“If I were to write an article, from my point of view, it’s how two empty nesters found a whole new life after kids.”
This is according to Beth Stein, who fortunately is not writing this article.
“Fortunately,” because in many ways this story is about something far larger. It’s about tikkun olam, the changing face of the music business, and how artists are struggling to adapt.
Beth and her husband, Perry Stein, run Ethical Brew, a series of roots (or folk) concerts run out of the Ethical Culture Society in Teaneck. The series is, in their words, “a quality blend of live music and social action.”
The Steins became involved in the concerts because of their love of music and a family history of social activism. “It was a fluke,” Perry said in a recent interview. “We go to a lot of concerts as fans.”
One series they attended on a regular basis, Outpost in the Burbs in Montclair, combined music and charity. Those concerts were run by a group of young progressives and, Perry said, it “looked like a very familiar place,” similar “to the culture at Ethical Culture,” where the Steins are members.
It was here that fate intervened. At an earlier concert, they’d placed themselves on the mailing list of folk singer/song writer Vance Gilbert; they got an eblast from him, saying that he was thinking about doing a few house concerts.
And, yes, house concerts are exactly what the name suggests. People like former Hillsdale resident Peter Shafran and his wife, Paula, literally open their Hastings-on-Hudson, N.Y., home to professional roots singers or groups and invite music lovers into their living room to listen 10 times a year or so. It’s a pot luck afternoon, with guests bringing food and $20 each, with all cash going to the artist.
The Steins wrote to Mr. Gilbert to see if he’d be willing to come to Teaneck to do “a large house concert,” and he said yes. They got the Ethical Culture board to let them use the organization’s facility. And they were in business.
Their first concert, in January, 2013, “was a sell out,” with the Bergen County Sanctuary Coalition as the charity of record.
“It was a big success and we had so much fun doing it,” Beth said.
Although it was supposed to be a one-off, “we felt good about it,” Perry added. “We asked ourselves why don’t we start doing this on a regular basis.”
“It combined two things we’re about: music and social action,” Beth said.
“Both of us are Jewish,” Perry added. “Beth’s family was more secular while mine was more traditional. I attended Hebrew school through bar mitzvah. My parents were active members of the synagogue in Franklin Square” — that’s on Long Island — “and enjoyed many lifelong friendships through this connection.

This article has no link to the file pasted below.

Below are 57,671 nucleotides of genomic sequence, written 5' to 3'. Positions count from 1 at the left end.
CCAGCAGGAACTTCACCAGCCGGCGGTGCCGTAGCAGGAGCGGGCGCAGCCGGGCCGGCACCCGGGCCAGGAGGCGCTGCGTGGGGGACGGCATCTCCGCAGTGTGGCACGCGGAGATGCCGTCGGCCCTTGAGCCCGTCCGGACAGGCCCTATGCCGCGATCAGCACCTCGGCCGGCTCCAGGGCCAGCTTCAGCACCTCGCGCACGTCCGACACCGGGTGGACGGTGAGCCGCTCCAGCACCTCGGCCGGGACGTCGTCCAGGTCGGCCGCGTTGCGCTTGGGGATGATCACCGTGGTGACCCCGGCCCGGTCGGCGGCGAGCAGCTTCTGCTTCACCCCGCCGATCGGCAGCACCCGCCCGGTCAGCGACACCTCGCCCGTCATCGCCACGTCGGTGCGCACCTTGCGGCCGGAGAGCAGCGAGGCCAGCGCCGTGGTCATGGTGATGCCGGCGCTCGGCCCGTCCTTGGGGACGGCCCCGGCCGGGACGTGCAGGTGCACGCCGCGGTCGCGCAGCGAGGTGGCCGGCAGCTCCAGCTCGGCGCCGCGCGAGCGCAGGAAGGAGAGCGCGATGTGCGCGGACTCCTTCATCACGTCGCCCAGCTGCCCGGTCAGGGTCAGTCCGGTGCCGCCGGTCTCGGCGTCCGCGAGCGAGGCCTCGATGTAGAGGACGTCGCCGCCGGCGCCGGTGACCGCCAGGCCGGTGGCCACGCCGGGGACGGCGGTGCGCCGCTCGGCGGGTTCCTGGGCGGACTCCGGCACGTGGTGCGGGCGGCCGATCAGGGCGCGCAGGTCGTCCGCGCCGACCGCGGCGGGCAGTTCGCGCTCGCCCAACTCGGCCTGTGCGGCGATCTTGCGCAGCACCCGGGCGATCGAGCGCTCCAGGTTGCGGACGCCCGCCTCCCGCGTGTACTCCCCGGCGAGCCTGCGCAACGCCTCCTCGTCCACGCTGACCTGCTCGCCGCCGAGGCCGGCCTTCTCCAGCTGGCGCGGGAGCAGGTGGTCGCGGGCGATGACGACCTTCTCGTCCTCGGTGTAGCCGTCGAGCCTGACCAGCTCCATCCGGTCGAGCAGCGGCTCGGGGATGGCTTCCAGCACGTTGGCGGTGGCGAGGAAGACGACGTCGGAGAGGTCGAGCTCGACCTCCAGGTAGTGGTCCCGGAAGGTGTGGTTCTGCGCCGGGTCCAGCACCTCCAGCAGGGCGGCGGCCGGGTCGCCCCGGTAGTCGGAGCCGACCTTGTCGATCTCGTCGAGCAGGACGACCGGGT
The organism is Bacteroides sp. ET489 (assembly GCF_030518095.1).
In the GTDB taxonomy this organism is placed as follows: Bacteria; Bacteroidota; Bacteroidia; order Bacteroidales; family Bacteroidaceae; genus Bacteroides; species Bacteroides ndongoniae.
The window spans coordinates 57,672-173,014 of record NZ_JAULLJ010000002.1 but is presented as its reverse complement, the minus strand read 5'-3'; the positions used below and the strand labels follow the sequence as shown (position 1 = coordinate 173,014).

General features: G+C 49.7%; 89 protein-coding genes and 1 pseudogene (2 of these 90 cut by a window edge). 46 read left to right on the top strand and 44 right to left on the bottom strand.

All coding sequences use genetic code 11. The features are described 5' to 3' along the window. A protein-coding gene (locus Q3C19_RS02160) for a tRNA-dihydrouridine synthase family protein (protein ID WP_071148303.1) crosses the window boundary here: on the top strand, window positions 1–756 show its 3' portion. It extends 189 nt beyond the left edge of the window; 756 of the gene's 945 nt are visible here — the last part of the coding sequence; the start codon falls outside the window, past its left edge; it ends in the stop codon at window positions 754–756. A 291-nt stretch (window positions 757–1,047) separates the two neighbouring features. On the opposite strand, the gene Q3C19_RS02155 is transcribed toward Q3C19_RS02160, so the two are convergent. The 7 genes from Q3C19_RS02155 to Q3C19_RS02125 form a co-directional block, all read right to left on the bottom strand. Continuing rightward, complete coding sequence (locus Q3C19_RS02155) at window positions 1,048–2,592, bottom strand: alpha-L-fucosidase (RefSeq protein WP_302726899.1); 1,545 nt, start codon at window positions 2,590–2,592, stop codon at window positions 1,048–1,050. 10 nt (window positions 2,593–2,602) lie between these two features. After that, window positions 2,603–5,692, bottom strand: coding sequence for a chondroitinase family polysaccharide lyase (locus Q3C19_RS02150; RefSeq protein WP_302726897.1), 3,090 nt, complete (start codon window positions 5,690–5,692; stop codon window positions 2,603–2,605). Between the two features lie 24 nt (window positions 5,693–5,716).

“We were both instilled with a strong commitment to social action in the Jewish tradition as a moral responsibility, going back to my grandfather, who was an active union organizer,” he continued. “Beth’s mother, though not religious, was very involved with social justice causes such as the civil rights movement and women’s rights and was an active member and past president of heard local American Jewish Congress chapter for many years.
“Beth and I share a love of live music and the idea was to marry the two important parts of our lives. Ethical Brew allows us to do that.”
In fact, Ethical Brew does more; it is the proverbial win-win situation for everyone. For the audience, it’s an enjoyable, intimate, and inexpensive afternoon or evening, where they literally sit within feet of the performers, who’ll happily engage in conversation, pose for photos, and autograph CDs — or the merch, as it’s better known — after the show.
I’ve been attending these concerts for about three years now, invariably discovering and enjoying artists I’d never heard of before. In addition to the music, it’s a great experience. Typically, to get tickets for a concert at a more standard venue, I’ll pay five or six times the $20 Ethical Brew costs, and I’ll wind up watching the show so far from the performer that I have to see in on a large TV screen.
Here I’m almost part of the action. I’m in show business.
It’s a win for the artists, too. That they so willingly appear at these venues — in people’s living rooms — is in large measure a function of the way most people buy music nowadays. As Mr. Shafran says: “Very few people under 40 buy CDs anymore.” Singers who used to make a buck or two every time an album was sold now must be content with pennies when people download a single song, and even less when their music plays on the computer.
“You don’t need a CD collection any more,” Peter said. “Why pay $15 for a CD, when for just a few dollars a month you can get millions of songs on Pandora or Spotify?”
Perry Stein adds that in addition to cash — there is roughly a three-way split between the musicians, Ethical Culture, and the performers’ charities — these mini-concerts fill in dead days when an artist is on the road, often offering a place to crash and a home-cooked meal as a bonus. (Beth Stein and Paula Shafran always cooks for their performers.)
For some musicians, too — for example, Fair Lawn’s Jaymie Gerard — it’s a opportunity to re-invigorate a career interrupted by child birth. And for everyone, it’s a chance to sell t-shirts and CDs and add to an email list.
Beth Stein is an artist and substitute teacher; Perry Stein runs a small poster printing business. They devote about 10 hours weekly to Ethical Brew; show days are typically 12 hours of work. They are also typically out-of-pocket between $110 and $150 each show.
But they don’t mind. As Beth noted: “When our daughter left for college, we wondered what are were going to do with ourselves. Now we’re having more fun then we did when we were in our 20s.”
The next show is on November 18 at 8 p.m. and features David Massengilll and Mike and Aleksi Glick. All tickets are $20; there is a $2 ticketing fee.
For more information, go to www.ethicalbrew.org.